My pocket Aristotle includes these words in the introduction by Justin Kaplan:
[Aristotle] devoted his life to codifying and rationalizing what was then the sum of human knowledge.
Kaplan goes on to list some of Aristotle’s accomplishments and the obstacles he had to overcome to achieve them. Then this:
And underlying all these achievements was this: he was a logician of subtlety and strength, and a searcher after the knowledge that transcends and exists independent of all other knowledge. He called this knowledge “first philosophy” or “wisdom.”
May I draw your attention to two words in the quotations above? First, quotation one: the word “rationalization.” Then in quotation two, the word “and.”
I hope the word rationalization continues to maintain the meaning it expresses in Kaplan’s sentence in the days to come, because it is a hint to an ancient meaning that is more authentic than the modern meaning. To “rationalize the sum of… human knowledge,” is an impressive goal, but it does actually mean something.
Aristotle was attempting to bring all the knowledge he had access to into a harmony, a whole in which every part had its place and in which the place of every part served for the flourishing of every other part. His vision of reality was musical. Discord argued for error. How different from what we think of as “cold rationalism” today.
Aristotle saw truth as flames of fire enlightening the soul.
Thus my highlighting the word “and” in the second quotation. I was afraid, when I read the first clause, that it would be followed by a period, that Kaplan would suggest that the underlying force of Aristotle’s thought was his logical power.
And indeed, Aristotle was a logical genius of the first rank. His development of the syllogism (which Kaplan argues “now has little real function”) and his Organon make up the earliest sustainable handbooks for thinking the world ever saw. They remain unmatched in their breadth and depth.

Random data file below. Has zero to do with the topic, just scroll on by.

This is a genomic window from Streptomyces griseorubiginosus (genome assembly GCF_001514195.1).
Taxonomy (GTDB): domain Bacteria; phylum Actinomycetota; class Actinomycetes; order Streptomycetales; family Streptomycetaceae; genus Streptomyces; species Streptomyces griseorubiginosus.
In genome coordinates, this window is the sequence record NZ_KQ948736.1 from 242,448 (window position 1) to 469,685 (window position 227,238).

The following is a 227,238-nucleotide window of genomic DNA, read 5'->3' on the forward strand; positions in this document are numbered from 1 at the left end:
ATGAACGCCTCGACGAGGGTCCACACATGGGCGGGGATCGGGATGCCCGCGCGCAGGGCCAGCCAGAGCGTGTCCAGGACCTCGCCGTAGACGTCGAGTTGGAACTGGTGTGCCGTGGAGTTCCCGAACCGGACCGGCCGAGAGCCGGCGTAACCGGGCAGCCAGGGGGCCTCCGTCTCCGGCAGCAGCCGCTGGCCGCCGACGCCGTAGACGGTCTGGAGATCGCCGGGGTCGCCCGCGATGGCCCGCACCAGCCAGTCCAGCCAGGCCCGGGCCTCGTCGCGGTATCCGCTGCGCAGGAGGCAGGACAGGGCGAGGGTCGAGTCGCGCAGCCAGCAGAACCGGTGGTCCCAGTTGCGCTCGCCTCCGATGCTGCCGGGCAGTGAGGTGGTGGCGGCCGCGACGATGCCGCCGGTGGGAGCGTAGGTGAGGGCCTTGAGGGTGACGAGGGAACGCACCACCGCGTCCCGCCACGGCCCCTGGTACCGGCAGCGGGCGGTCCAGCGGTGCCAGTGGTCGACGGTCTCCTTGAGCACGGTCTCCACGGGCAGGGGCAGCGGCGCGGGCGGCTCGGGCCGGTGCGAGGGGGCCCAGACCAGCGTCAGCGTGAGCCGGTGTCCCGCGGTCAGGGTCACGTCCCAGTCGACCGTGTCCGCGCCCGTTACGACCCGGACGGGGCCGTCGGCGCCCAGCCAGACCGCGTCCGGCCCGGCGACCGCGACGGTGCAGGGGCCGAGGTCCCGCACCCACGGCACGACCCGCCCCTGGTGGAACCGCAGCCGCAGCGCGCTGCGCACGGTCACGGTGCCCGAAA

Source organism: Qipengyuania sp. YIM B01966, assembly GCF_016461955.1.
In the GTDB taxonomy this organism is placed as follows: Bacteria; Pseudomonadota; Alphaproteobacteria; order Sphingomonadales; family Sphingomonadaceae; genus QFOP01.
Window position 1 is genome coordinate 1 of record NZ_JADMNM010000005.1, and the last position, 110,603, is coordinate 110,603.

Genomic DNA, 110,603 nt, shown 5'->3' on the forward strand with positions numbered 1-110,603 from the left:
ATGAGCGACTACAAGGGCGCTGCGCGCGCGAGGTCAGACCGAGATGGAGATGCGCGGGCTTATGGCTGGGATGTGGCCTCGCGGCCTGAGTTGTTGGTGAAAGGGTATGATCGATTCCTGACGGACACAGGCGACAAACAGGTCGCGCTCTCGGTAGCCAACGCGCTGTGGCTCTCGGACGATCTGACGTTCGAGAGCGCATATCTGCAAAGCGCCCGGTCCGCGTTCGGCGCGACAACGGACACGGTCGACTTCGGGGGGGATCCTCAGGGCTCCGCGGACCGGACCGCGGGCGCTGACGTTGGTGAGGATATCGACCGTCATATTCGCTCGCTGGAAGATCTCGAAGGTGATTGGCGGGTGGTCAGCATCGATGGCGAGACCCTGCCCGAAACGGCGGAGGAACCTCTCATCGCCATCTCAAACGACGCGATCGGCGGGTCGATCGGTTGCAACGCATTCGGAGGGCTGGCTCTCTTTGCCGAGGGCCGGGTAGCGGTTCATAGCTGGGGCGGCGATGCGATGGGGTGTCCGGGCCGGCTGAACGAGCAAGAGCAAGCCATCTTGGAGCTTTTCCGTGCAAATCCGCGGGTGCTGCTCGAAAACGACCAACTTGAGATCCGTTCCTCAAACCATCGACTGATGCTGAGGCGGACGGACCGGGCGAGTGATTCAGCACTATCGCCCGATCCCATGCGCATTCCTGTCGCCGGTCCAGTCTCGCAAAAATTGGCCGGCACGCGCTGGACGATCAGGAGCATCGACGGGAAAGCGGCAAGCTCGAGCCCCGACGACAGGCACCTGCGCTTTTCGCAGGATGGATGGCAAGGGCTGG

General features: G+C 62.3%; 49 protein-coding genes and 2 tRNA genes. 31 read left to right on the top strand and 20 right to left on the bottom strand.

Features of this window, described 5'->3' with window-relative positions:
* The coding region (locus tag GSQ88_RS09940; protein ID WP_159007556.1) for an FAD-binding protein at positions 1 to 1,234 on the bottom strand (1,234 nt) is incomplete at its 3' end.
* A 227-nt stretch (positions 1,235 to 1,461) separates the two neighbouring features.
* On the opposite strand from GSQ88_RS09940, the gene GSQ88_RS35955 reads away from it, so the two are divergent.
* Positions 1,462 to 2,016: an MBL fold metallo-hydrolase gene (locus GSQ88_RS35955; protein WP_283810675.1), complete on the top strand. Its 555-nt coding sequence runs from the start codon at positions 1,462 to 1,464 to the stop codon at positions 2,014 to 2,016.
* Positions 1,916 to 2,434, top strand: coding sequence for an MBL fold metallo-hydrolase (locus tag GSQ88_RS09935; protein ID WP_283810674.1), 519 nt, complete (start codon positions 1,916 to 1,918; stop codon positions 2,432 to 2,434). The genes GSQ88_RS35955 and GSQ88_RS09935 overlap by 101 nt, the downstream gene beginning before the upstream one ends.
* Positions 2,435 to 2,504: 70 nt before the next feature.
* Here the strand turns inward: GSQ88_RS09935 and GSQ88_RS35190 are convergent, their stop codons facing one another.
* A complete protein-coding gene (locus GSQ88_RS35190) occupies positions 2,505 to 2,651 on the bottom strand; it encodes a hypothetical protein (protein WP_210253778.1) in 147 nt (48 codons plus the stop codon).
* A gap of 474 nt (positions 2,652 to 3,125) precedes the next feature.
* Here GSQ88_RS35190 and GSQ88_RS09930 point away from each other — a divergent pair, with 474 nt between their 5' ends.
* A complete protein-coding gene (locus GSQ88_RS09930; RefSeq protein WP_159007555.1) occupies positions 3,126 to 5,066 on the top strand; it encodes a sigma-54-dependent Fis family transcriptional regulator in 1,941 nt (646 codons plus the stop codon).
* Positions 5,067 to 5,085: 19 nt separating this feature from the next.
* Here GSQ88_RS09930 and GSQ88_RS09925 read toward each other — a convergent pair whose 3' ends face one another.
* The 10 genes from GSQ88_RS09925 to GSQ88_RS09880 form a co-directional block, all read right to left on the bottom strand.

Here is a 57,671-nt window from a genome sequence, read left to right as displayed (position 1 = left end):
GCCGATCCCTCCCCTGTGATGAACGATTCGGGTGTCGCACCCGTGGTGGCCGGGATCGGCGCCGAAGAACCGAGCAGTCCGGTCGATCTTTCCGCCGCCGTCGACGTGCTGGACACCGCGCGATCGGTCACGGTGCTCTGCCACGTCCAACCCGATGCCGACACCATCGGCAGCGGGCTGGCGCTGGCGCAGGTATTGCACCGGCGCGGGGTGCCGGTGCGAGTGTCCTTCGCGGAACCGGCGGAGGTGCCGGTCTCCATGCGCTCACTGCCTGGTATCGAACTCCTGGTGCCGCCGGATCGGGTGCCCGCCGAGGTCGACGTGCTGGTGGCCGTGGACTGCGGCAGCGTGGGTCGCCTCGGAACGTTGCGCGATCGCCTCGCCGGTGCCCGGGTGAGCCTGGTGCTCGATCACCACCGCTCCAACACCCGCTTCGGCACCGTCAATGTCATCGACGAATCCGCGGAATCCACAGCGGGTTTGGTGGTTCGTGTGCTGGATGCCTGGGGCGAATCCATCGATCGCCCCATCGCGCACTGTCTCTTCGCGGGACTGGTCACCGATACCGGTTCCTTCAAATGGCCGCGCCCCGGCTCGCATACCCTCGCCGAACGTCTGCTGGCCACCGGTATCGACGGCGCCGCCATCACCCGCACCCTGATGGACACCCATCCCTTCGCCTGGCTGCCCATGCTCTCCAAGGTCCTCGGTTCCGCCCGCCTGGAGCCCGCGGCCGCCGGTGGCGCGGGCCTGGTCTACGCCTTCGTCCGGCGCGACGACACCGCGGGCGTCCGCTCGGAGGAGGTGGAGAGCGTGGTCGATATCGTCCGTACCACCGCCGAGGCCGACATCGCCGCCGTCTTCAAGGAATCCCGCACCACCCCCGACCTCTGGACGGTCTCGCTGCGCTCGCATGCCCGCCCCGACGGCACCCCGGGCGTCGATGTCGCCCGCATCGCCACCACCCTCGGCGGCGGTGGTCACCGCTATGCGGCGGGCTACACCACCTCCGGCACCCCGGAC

But Aristotle was not a mere logician. He was a seeker after wisdom, a philosopher. The difference is significant.
Here is how I would seek to express the difference between a logician and a philosopher:
The philosopher seeks to PERCEIVE the essence of things, to know them according to their natures, and to treat them appropriately. He seeks, in the words of Thomas Aquinas, to rightly order and to appropriately judge. For the philosopher everything turns on what Plotinus, at least, and I think Plato and Aristotle as well, called “intelligible form.”
The form of a thing is its essence, the fishness of fish, the redness of red, the justice of justice, etc.. “Intelligible” means understandable, but much more than that in Aristotle. It means that the form or essence of the thing is perceivable by what came to be called ”the mind’s eye.”
But the logician, inasmuch as he is a logician and not a philosopher, only has the tools of logic to work with. These tools support philosophy and assist the philosopher, but logic is not philosophy and can only deal with what it is given. Logic, in this sense, is not the same as reason either.
Logic looks for consistency in the statements or propositions with which it is dealing. It is valuable only insofar as the statements carry truth. Logic seeks validity in an argument, not truth itself.
In a way, logic is like a game. Or maybe it would be better to say, logic is the rules of the game. But then, a game is defined by its rules, so to say it is a game, is to say it is the rules of the game. Even so, baseball is a game defined by its rules.